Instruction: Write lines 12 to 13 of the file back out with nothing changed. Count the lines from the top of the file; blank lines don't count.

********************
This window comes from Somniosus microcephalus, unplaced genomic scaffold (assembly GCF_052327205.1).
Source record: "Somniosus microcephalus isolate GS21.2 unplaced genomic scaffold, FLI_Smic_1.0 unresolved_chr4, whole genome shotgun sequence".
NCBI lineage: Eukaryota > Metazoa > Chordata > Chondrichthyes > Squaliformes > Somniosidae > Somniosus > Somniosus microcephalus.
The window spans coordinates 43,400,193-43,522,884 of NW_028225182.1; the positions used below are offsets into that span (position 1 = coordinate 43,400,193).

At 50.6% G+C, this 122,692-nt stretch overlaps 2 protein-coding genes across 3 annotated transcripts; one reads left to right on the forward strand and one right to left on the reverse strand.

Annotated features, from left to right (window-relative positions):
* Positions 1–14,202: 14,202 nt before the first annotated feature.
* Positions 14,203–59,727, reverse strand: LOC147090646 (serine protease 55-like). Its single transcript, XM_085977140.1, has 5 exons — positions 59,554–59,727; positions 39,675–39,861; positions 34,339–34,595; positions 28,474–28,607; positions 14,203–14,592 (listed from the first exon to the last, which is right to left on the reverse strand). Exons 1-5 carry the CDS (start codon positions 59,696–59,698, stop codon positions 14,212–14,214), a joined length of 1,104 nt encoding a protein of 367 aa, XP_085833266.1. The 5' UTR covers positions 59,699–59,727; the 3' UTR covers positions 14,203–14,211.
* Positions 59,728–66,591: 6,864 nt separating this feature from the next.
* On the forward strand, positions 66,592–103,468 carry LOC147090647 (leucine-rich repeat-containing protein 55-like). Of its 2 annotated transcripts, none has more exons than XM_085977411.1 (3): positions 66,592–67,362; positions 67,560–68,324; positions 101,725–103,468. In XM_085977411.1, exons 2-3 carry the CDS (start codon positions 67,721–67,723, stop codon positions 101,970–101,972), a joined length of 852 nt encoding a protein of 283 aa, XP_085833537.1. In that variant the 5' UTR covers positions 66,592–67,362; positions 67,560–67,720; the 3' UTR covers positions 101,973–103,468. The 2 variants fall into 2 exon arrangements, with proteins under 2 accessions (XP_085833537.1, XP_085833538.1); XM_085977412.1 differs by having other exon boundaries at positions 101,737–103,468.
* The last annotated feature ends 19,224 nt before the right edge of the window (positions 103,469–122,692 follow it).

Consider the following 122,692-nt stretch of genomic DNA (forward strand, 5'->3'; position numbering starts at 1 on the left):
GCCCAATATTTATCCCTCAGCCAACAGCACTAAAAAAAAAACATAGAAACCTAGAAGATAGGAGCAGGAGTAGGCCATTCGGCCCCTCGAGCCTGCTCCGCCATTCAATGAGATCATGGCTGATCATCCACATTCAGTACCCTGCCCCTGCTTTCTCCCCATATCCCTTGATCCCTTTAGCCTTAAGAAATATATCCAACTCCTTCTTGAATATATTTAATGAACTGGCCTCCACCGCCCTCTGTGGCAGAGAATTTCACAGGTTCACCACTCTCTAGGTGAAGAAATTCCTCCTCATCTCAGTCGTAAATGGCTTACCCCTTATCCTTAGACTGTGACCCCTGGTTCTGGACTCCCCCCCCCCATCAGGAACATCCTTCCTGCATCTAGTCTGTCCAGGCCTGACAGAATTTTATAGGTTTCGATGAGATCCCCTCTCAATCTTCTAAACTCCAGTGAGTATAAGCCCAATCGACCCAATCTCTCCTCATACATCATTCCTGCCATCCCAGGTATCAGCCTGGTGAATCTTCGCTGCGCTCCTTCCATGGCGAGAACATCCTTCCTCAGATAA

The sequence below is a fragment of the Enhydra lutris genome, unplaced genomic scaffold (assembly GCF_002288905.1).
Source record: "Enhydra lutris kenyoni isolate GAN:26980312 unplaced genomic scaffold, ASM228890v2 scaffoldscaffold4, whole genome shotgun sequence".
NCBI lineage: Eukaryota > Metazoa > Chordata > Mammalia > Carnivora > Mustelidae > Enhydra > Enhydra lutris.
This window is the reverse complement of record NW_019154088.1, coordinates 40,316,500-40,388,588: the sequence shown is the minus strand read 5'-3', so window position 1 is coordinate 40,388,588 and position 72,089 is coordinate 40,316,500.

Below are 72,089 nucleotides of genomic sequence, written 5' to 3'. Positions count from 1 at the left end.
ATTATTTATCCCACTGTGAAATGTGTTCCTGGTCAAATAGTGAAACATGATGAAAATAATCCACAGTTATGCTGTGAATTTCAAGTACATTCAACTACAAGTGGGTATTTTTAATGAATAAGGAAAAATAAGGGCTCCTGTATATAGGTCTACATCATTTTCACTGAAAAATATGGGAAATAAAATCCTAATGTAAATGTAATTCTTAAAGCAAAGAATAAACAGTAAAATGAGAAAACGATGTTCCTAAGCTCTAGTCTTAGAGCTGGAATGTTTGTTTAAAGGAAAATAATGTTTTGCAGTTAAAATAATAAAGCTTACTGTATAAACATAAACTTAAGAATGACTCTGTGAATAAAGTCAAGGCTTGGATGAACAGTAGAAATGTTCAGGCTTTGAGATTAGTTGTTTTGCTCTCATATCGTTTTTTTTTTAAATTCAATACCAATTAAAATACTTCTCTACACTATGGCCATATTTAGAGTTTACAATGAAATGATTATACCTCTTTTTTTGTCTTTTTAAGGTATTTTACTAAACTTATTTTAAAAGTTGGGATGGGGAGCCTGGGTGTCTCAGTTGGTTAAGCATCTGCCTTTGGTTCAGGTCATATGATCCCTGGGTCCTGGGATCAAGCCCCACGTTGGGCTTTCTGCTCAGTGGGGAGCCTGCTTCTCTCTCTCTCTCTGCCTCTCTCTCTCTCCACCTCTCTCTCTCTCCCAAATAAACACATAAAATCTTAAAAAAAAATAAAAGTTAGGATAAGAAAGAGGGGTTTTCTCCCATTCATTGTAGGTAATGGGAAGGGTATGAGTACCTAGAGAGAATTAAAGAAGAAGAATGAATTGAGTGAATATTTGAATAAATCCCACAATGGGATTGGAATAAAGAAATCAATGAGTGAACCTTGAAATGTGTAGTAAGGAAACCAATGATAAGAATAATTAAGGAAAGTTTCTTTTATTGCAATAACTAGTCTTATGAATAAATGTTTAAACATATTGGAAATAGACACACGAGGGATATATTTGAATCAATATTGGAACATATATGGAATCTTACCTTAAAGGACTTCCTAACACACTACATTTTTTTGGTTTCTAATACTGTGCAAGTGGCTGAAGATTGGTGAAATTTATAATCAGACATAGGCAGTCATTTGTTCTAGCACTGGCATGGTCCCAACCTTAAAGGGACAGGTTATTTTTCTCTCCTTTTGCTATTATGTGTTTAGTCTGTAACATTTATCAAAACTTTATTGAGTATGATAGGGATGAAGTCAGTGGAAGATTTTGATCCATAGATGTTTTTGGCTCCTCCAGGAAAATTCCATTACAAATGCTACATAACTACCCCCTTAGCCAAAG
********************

Consider the following 122,692-nt stretch of genomic DNA (forward strand, 5'->3'; position numbering starts at 1 on the left):
GCCCAATATTTATCCCTCAGCCAACAGCACTAAAAAAAAAACATAGAAACCTAGAAGATAGGAGCAGGAGTAGGCCATTCGGCCCCTCGAGCCTGCTCCGCCATTCAATGAGATCATGGCTGATCATCCACATTCAGTACCCTGCCCCTGCTTTCTCCCCATATCCCTTGATCCCTTTAGCCTTAAGAAATATATCCAACTCCTTCTTGAATATATTTAATGAACTGGCCTCCACCGCCCTCTGTGGCAGAGAATTTCACAGGTTCACCACTCTCTAGGTGAAGAAATTCCTCCTCATCTCAGTCGTAAATGGCTTACCCCTTATCCTTAGACTGTGACCCCTGGTTCTGGACTCCCCCCCCCCATCAGGAACATCCTTCCTGCATCTAGTCTGTCCAGGCCTGACAGAATTTTATAGGTTTCGATGAGATCCCCTCTCAATCTTCTAAACTCCAGTGAGTATAAGCCCAATCGACCCAATCTCTCCTCATACATCATTCCTGCCATCCCAGGTATCAGCCTGGTGAATCTTCGCTGCGCTCCTTCCATGGCGAGAACATCCTTCCTCAGATAA